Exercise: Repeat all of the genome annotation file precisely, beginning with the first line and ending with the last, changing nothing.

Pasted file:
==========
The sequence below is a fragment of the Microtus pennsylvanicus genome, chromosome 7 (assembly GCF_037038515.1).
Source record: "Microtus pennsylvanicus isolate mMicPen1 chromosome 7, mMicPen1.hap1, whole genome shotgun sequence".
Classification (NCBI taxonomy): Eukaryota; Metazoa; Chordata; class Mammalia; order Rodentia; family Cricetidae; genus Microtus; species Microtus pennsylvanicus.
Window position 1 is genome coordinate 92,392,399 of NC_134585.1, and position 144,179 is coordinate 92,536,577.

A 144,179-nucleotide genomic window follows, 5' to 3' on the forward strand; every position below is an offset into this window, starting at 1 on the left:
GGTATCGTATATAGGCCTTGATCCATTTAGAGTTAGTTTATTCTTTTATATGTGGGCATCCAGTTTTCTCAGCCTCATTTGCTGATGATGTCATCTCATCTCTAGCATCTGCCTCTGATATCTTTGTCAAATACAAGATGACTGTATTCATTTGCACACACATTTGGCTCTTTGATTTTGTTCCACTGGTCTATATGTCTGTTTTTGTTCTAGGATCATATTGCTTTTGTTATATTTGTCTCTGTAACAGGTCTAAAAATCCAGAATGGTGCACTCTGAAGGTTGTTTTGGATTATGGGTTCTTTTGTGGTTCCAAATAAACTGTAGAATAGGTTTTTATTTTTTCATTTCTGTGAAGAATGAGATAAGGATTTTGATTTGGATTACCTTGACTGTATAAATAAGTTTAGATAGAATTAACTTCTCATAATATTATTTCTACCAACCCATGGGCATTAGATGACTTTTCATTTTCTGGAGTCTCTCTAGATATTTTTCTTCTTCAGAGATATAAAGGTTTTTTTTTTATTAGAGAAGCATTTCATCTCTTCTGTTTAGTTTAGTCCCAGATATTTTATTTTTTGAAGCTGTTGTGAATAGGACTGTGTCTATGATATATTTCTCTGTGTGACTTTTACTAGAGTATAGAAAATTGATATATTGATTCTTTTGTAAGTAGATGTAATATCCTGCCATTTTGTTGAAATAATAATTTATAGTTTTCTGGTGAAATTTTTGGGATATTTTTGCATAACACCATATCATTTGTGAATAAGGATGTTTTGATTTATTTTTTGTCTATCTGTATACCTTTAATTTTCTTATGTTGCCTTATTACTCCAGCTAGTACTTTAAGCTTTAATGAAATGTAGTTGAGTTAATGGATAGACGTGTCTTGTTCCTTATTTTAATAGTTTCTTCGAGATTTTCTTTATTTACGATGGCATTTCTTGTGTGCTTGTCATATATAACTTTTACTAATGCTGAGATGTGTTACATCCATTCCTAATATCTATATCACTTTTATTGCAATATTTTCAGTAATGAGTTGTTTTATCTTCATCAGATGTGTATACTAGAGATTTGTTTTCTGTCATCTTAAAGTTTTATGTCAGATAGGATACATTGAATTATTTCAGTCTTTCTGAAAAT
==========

The sequence below is a fragment of the Microtus pennsylvanicus genome, chromosome 7 (assembly GCF_037038515.1).
Source record: "Microtus pennsylvanicus isolate mMicPen1 chromosome 7, mMicPen1.hap1, whole genome shotgun sequence".
Classification (NCBI taxonomy): Eukaryota; Metazoa; Chordata; class Mammalia; order Rodentia; family Cricetidae; genus Microtus; species Microtus pennsylvanicus.
Window position 1 is genome coordinate 92,392,399 of NC_134585.1, and position 144,179 is coordinate 92,536,577.

A 144,179-nucleotide genomic window follows, 5' to 3' on the forward strand; every position below is an offset into this window, starting at 1 on the left:
GGTATCGTATATAGGCCTTGATCCATTTAGAGTTAGTTTATTCTTTTATATGTGGGCATCCAGTTTTCTCAGCCTCATTTGCTGATGATGTCATCTCATCTCTAGCATCTGCCTCTGATATCTTTGTCAAATACAAGATGACTGTATTCATTTGCACACACATTTGGCTCTTTGATTTTGTTCCACTGGTCTATATGTCTGTTTTTGTTCTAGGATCATATTGCTTTTGTTATATTTGTCTCTGTAACAGGTCTAAAAATCCAGAATGGTGCACTCTGAAGGTTGTTTTGGATTATGGGTTCTTTTGTGGTTCCAAATAAACTGTAGAATAGGTTTTTATTTTTTCATTTCTGTGAAGAATGAGATAAGGATTTTGATTTGGATTACCTTGACTGTATAAATAAGTTTAGATAGAATTAACTTCTCATAATATTATTTCTACCAACCCATGGGCATTAGATGACTTTTCATTTTCTGGAGTCTCTCTAGATATTTTTCTTCTTCAGAGATATAAAGGTTTTTTTTTTATTAGAGAAGCATTTCATCTCTTCTGTTTAGTTTAGTCCCAGATATTTTATTTTTTGAAGCTGTTGTGAATAGGACTGTGTCTATGATATATTTCTCTGTGTGACTTTTACTAGAGTATAGAAAATTGATATATTGATTCTTTTGTAAGTAGATGTAATATCCTGCCATTTTGTTGAAATAATAATTTATAGTTTTCTGGTGAAATTTTTGGGATATTTTTGCATAACACCATATCATTTGTGAATAAGGATGTTTTGATTTATTTTTTGTCTATCTGTATACCTTTAATTTTCTTATGTTGCCTTATTACTCCAGCTAGTACTTTAAGCTTTAATGAAATGTAGTTGAGTTAATGGATAGACGTGTCTTGTTCCTTATTTTAATAGTTTCTTCGAGATTTTCTTTATTTACGATGGCATTTCTTGTGTGCTTGTCATATATAACTTTTACTAATGCTGAGATGTGTTACATCCATTCCTAATATCTATATCACTTTTATTGCAATATTTTCAGTAATGAGTTGTTTTATCTTCATCAGATGTGTATACTAGAGATTTGTTTTCTGTCATCTTAAAGTTTTATGTCAGATAGGATACATTGAATTATTTCAGTCTTTCTGAAAAT